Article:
UK to clear up dangerous space debris with global partners.
The UK is set to lead the way in ensuring that the Earth’s orbit is not littered with space debris. The government are looking at ways to ensure the sustainability of space efforts. They hope to find unique ways to remove debris from space.
According to the government: “Orbital congestion and space debris remains one of the biggest global challenges facing the space sector. There are currently an estimated 900,000 pieces of space debris including old satellites, spent rocket bodies and even tools dropped by astronauts orbiting Earth.
“Space debris can stay in orbit for hundreds of years and present a real danger to the rapidly increasing number of new satellites being launched each year.”
The UK Space Agency will be working with the UN Office for Outer Space Affairs (UNOOSA) to promote space sustainability.
Science Minister George Freeman commented: “Growing reliance on satellites for a range of everyday utilities from SatNav to meteorology is making the space tech sector increasingly valuable to the UK economy. Our National Space Strategy sets out our vision for a thriving UK space sector that pushes the boundaries of innovation including a specific commitment to lead in clearing space debris.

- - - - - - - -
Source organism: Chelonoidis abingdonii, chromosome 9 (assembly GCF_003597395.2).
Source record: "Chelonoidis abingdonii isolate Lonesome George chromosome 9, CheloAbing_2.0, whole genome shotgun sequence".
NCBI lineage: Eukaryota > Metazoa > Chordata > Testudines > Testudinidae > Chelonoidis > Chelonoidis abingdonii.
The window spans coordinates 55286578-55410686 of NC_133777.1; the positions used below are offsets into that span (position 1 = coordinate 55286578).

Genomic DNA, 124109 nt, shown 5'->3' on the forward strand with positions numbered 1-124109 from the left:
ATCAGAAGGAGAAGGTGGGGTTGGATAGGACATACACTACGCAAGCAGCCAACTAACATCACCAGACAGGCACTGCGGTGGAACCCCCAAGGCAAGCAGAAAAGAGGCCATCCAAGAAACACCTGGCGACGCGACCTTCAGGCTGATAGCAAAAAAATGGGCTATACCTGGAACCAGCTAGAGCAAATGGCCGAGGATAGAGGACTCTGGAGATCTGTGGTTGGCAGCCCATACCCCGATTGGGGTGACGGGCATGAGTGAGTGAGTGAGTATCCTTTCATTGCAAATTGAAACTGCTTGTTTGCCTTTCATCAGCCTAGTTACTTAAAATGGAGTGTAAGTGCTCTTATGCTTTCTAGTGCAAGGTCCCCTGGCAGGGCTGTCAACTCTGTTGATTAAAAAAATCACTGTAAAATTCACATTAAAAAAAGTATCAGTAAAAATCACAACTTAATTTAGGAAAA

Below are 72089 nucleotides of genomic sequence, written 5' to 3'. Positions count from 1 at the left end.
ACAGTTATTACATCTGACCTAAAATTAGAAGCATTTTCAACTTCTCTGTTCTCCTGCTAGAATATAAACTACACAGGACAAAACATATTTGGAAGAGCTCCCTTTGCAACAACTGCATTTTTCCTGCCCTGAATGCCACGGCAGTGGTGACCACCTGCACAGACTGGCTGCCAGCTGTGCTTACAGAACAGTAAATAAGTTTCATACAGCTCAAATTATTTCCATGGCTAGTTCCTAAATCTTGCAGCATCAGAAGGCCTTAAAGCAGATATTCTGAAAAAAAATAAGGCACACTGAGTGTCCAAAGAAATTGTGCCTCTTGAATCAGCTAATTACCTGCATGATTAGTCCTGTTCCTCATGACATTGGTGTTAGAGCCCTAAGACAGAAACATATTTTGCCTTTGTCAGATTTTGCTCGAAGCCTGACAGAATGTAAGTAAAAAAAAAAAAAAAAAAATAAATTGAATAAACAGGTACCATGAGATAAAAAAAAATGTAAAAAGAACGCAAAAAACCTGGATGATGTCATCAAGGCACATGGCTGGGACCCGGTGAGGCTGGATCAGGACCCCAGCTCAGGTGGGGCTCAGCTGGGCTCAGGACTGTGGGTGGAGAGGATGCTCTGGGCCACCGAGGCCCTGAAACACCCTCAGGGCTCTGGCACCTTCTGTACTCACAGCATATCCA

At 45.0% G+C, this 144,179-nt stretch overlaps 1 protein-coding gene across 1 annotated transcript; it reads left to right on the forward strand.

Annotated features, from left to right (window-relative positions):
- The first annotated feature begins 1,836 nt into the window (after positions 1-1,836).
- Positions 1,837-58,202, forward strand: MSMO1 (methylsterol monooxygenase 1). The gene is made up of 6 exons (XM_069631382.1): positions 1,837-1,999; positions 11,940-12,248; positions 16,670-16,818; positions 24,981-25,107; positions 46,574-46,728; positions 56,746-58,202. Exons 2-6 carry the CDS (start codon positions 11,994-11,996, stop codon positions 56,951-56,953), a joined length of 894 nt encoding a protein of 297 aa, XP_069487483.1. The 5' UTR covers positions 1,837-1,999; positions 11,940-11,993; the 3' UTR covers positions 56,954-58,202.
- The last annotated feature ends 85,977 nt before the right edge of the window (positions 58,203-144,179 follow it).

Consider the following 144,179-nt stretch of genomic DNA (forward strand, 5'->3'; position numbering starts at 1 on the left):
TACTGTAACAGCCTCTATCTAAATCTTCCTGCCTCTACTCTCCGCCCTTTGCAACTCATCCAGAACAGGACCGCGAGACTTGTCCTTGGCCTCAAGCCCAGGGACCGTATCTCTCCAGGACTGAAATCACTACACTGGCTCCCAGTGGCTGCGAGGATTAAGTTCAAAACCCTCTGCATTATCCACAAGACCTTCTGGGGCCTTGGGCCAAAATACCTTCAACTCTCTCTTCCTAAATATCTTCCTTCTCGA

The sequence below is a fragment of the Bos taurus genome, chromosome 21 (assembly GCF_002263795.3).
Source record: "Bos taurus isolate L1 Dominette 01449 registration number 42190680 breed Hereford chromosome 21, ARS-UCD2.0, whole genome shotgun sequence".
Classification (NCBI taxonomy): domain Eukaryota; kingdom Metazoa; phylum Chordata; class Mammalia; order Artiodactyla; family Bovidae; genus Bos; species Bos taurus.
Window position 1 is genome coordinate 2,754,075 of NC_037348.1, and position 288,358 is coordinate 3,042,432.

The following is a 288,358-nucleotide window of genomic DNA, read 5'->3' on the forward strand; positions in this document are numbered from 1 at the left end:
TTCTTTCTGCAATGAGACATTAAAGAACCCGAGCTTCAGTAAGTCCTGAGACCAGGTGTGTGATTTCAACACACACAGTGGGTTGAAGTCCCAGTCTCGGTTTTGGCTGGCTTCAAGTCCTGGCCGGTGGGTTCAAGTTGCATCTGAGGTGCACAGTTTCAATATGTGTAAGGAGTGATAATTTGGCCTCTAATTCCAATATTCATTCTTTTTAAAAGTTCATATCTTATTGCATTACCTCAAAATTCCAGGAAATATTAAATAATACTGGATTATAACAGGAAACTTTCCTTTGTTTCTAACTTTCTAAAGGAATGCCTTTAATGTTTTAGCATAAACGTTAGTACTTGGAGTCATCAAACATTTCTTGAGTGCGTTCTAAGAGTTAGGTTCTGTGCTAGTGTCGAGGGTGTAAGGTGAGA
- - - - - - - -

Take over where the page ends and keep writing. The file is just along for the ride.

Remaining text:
“These new projects will support our leading role in cleaning up our orbit, which has been neglected for far too long, and will help keep satellites operating safely so they can continue to provide vital services such as communications and climate change monitoring.”
The Director of UNOOSA, Simonetta Di Pippo stated: “The democratization and intensification we see in the space sector represent encouraging news for the future. The sustainability challenges this new era creates must be addressed as a priority to ensure that the space sector can thrive. We must look at every action we take in space through the lens of sustainability, for which the LTS Guidelines provide an outstanding framework.
“This project, generously funded by our UK partners, will continue to share information and examples of the practical implementation of the LTS Guidelines. By amplifying existing expertise of member States and international actors, it supports the promotion of actionable solutions.”
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